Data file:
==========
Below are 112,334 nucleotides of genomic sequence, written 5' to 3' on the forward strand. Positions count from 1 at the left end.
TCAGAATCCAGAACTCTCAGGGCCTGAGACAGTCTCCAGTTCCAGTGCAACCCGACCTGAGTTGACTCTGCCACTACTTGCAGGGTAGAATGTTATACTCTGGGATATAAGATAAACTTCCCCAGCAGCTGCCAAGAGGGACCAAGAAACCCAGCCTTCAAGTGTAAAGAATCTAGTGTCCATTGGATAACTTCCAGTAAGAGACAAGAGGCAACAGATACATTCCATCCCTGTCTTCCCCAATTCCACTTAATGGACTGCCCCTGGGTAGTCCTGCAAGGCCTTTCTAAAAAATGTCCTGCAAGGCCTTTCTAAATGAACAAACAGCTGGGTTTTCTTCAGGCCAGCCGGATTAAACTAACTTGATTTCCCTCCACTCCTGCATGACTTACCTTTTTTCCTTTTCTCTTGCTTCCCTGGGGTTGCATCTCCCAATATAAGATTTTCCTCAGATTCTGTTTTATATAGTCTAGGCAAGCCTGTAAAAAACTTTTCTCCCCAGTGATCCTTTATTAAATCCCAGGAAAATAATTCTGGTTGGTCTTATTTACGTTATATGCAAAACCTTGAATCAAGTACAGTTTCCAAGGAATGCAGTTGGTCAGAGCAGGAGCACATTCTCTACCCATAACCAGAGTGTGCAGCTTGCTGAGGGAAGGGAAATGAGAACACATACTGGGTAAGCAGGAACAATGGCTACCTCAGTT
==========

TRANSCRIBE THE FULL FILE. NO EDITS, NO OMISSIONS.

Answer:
Below are 112,334 nucleotides of genomic sequence, written 5' to 3' on the forward strand. Positions count from 1 at the left end.
TCAGAATCCAGAACTCTCAGGGCCTGAGACAGTCTCCAGTTCCAGTGCAACCCGACCTGAGTTGACTCTGCCACTACTTGCAGGGTAGAATGTTATACTCTGGGATATAAGATAAACTTCCCCAGCAGCTGCCAAGAGGGACCAAGAAACCCAGCCTTCAAGTGTAAAGAATCTAGTGTCCATTGGATAACTTCCAGTAAGAGACAAGAGGCAACAGATACATTCCATCCCTGTCTTCCCCAATTCCACTTAATGGACTGCCCCTGGGTAGTCCTGCAAGGCCTTTCTAAAAAATGTCCTGCAAGGCCTTTCTAAATGAACAAACAGCTGGGTTTTCTTCAGGCCAGCCGGATTAAACTAACTTGATTTCCCTCCACTCCTGCATGACTTACCTTTTTTCCTTTTCTCTTGCTTCCCTGGGGTTGCATCTCCCAATATAAGATTTTCCTCAGATTCTGTTTTATATAGTCTAGGCAAGCCTGTAAAAAACTTTTCTCCCCAGTGATCCTTTATTAAATCCCAGGAAAATAATTCTGGTTGGTCTTATTTACGTTATATGCAAAACCTTGAATCAAGTACAGTTTCCAAGGAATGCAGTTGGTCAGAGCAGGAGCACATTCTCTACCCATAACCAGAGTGTGCAGCTTGCTGAGGGAAGGGAAATGAGAACACATACTGGGTAAGCAGGAACAATGGCTACCTCAGTT